Lot 273. “The Cape of Good Hope”. Magnificent 61.72-Carat Light Yellow VS2 Clarity Triple Excellent Diamond, Graff; and Matching Diamond Necklace. Estimate：HK$ 16,000,000 – 20,000,000／US$ 2,050,000 – 2,560,000. Courtesy Tiancheng International.
Suspending a brilliant-cut light yellow diamond weighing 61.72 carats, laser inscripted GRAFF, to an articulated necklace set with variously-shaped diamonds together weighing approximately 54.60 carats, mounted in platinum, length approximately 400mm, ring fitting. Ring size: 5½ - Accompanied with an original signed box.
Accompanied by GIA report numbered 2155004389, dated 16 October 2015, stating that the 61.72 carat diamond is W to X range colour, VS2 clarity, with Excellent Cut, Polish and Symmetry;
another eight GIA reports stating that the 14.97 carat diamonds ranging from 5.09 to 0.90 carat are L to V colour, VVS1 to SI2 clarity.
THE CAPE OF GOOD HOPE
Graff Diamonds, one of the most reputable diamond jewellers in the world, originated from Bond Street of London. The company is celebrated for its legendary diamonds, hailed as the ‘diamonds of diamonds.’ Laurence Graff, its founder, once said that diamonds held an irresistible appeal to him since childhood, that it invigorated him and made up a vital part of his life. He wanted to let diamond lovers like himself possess truly perfect diamonds. In 1998, Laurence Graff acquired a 51% controlling stake in the South African Diamond Corporation and proudly proclaimed that over 70% of the world’s yellow diamonds came from Graff. As its promotional slogan goes, Graff’s name extends from the diamond mines to the jewellery – from the cutting and polishing of the rough through to design and setting of exquisite jewel by the skilled lapidary.
The earliest diamond discovery in South Africa was made in the Cape Colony in 1867. Henceforth, the roughs unearthed there were called Cape Diamonds. Over the past century, Cape Diamonds became a professional synonym for light yellow diamonds, particularly those with X to Z colours. Some gemologists have set Cape Diamonds apart from Cape White, believing that the former is a blanket term for South African diamonds. Discussions of Cape Diamonds have since continued unabated. Before the Gemological Institute of America (GIA) developed the diamond grading system, the industry used Cape as a term for white diamonds, such as Top Silver Cape, Silver Cape and Top Cape, which is equivalent to J-M colour in GIA grading.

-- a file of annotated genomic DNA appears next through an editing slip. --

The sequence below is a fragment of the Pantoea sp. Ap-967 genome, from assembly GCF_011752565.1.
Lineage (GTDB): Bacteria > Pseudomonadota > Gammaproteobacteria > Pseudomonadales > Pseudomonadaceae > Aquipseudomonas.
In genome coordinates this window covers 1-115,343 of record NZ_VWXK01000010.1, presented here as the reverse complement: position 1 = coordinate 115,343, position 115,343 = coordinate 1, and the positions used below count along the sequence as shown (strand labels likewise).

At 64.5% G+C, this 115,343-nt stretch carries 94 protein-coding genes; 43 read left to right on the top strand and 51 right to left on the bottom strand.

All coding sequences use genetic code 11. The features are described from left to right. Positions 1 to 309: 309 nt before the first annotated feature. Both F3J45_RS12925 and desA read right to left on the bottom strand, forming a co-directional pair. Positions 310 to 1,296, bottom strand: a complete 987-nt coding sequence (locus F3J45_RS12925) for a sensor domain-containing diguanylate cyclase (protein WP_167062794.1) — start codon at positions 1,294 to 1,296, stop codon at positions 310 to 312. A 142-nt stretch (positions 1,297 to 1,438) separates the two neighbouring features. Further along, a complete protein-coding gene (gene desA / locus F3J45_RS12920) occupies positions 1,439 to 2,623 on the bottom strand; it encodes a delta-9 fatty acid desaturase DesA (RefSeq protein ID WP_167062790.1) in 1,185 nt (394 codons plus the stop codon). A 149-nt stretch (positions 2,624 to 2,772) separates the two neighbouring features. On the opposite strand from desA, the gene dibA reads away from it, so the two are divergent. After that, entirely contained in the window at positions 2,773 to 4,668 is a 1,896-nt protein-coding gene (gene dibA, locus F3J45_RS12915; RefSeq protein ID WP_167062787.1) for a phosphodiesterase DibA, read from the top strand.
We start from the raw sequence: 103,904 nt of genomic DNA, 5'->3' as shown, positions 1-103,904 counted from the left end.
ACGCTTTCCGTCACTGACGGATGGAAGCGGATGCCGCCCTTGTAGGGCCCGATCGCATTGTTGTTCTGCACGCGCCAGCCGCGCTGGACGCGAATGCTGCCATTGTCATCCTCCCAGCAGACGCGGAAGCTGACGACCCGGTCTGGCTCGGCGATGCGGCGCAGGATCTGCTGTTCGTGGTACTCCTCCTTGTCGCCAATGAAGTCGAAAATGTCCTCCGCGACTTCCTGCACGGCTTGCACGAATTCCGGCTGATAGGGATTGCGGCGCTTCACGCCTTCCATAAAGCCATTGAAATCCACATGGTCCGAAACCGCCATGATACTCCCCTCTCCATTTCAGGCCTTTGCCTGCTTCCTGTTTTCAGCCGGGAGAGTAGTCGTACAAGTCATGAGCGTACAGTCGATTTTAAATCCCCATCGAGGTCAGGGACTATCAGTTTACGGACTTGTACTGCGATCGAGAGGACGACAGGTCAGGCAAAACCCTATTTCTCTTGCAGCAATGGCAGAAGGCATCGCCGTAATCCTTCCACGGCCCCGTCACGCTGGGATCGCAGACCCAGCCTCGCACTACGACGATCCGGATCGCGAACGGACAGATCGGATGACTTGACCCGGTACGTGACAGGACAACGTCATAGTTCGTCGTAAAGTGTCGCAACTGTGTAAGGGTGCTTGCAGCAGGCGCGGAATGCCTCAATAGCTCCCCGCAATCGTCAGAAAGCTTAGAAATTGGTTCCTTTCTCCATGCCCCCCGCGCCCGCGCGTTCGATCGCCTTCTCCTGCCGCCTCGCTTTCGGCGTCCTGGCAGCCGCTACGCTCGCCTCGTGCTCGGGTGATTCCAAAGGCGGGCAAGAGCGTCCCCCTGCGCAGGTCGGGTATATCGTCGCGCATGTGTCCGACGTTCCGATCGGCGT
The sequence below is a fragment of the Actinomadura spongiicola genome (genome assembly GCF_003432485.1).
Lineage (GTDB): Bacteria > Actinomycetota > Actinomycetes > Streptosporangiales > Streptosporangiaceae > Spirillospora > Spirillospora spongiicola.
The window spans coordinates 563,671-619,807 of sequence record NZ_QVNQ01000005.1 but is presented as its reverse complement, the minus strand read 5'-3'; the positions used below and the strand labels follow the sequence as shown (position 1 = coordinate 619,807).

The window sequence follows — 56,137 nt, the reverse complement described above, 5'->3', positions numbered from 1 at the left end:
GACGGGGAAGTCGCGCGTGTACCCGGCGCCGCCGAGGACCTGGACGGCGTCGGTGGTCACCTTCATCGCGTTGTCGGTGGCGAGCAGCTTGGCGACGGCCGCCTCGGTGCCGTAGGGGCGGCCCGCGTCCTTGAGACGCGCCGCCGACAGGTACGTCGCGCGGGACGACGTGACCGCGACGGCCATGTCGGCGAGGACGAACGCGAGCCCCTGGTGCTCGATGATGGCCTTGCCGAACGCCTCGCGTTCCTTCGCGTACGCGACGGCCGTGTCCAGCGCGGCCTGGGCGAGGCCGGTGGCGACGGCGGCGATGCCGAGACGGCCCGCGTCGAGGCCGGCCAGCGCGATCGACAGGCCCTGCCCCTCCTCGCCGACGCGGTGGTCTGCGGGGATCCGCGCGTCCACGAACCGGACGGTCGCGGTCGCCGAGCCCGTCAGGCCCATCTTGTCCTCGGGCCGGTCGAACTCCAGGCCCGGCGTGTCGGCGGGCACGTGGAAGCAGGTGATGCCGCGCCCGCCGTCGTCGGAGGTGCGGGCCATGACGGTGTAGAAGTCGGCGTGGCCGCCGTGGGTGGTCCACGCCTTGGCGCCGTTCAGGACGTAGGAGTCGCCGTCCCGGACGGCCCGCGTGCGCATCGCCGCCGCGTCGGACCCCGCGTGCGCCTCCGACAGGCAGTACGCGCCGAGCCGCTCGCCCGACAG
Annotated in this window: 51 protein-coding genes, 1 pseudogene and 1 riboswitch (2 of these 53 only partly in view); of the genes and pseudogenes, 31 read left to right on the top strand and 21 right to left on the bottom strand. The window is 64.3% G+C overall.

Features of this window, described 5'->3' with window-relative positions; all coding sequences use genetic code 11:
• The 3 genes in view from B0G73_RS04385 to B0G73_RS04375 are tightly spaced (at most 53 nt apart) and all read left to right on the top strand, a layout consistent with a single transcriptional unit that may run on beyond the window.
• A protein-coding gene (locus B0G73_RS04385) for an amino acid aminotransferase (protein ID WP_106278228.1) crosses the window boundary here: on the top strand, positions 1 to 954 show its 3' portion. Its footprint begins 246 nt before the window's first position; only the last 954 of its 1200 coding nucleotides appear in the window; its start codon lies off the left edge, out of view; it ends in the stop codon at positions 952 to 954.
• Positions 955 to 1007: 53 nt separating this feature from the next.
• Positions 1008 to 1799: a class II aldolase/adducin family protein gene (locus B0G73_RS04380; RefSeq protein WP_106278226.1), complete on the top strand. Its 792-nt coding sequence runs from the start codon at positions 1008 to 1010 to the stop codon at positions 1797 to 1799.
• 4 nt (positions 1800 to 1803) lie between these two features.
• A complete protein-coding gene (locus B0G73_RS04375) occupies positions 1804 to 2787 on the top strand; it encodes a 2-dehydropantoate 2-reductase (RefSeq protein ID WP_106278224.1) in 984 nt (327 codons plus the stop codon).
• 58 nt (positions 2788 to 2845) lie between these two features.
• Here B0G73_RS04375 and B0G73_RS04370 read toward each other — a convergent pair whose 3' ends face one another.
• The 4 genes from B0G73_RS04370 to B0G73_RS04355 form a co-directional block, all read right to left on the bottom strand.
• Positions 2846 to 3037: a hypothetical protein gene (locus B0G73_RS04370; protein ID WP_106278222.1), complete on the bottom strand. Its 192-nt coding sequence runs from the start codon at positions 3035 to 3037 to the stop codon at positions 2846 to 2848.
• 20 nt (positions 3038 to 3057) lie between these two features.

The most renowned Cape Diamond is the 234.65-carat De Beers Diamond unearthed from the Kimberly mine of South Africa. Suffused with a light yellow hue, the diamond became the possession of the Maharajah of Patiala when it exhibited in Paris. In 1928, Cartier was commissioned to set the diamond as the centerpiece of the internationally famous Patiala Necklace.
Tiancheng International is proud to present a magnificent 61.27-carat diamond by Graff. With excellent cut, polish and symmetry, this important diamond from the Cape is W to X range colour. Radiating strong brilliance and possessing charming yellow hue, the prized diamond is entitled The Cape of Good Hope as a compliment of its distinguished quality and prestigious origin. Brilliant-cut diamonds involve great wastage of the rough. Therefore, in order to retain the weight, diamonds over 10 carats are more likely to be polished by fancy cuts. This superb 61.72-carat brilliantcut Triple-Excellent diamond is comparable to the glitter of the brightest star in the sky. The perfect dispersion causes the stone to exhibit the spectacular fire, echoing the glorifying legacy of Graff and Cape Diamonds
Tiancheng International. HONG KONG SPRING AUCTION, Jewellery and Jadeite. 12 Jun · 1 pm